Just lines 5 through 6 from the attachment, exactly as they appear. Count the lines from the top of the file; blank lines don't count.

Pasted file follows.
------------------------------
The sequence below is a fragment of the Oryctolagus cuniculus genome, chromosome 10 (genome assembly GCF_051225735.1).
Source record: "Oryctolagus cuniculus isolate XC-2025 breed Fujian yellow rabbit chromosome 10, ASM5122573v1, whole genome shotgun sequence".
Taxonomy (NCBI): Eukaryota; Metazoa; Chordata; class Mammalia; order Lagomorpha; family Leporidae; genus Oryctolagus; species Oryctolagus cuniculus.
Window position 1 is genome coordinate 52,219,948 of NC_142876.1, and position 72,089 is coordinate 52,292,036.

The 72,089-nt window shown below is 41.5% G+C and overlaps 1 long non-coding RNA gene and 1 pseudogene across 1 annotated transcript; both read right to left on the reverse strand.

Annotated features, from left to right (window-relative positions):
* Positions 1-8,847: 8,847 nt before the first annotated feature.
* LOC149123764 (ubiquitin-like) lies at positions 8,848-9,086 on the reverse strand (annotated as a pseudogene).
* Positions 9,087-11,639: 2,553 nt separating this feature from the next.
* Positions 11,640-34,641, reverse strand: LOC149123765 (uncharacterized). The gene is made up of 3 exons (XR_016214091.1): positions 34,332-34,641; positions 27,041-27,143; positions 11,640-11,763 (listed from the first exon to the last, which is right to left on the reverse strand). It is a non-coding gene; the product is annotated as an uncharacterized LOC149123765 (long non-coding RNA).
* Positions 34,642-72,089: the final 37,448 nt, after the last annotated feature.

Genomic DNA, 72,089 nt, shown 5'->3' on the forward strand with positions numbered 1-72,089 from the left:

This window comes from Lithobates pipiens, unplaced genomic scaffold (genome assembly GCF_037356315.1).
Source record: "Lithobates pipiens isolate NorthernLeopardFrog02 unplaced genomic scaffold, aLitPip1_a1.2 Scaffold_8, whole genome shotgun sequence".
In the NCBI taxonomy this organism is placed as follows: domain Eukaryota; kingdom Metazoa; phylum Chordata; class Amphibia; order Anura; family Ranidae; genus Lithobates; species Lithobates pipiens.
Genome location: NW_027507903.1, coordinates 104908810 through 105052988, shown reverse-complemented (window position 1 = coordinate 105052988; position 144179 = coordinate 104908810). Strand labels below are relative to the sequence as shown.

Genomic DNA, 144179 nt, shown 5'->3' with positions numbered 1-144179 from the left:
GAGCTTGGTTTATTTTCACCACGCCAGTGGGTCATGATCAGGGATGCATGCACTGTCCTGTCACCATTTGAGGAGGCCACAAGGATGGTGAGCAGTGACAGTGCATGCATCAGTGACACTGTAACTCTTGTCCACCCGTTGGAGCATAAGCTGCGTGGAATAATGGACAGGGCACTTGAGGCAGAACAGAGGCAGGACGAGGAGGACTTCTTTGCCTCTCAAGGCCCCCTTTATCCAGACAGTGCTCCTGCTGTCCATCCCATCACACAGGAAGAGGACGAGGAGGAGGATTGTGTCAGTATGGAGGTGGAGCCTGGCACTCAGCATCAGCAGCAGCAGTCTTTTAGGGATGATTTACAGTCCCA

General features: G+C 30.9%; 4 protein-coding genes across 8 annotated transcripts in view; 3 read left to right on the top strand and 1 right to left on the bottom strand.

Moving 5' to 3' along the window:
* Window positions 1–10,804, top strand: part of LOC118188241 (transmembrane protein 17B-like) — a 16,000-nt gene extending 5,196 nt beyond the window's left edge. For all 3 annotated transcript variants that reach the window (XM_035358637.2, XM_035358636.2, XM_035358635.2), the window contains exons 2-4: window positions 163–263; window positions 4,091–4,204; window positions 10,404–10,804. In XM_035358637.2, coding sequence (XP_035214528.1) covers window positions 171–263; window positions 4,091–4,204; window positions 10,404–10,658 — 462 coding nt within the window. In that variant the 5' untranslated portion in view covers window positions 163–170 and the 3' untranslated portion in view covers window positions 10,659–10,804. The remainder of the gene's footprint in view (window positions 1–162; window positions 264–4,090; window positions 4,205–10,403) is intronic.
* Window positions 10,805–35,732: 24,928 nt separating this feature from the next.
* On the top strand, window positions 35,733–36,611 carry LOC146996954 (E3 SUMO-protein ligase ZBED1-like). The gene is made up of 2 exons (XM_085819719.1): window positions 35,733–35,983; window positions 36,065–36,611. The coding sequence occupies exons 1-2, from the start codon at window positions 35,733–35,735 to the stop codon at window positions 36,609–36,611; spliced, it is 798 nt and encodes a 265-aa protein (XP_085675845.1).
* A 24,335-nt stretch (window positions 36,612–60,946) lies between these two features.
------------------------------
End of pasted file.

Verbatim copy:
The 72,089-nt window shown below is 41.5% G+C and overlaps 1 long non-coding RNA gene and 1 pseudogene across 1 annotated transcript; both read right to left on the reverse strand.

Annotated features, from left to right (window-relative positions):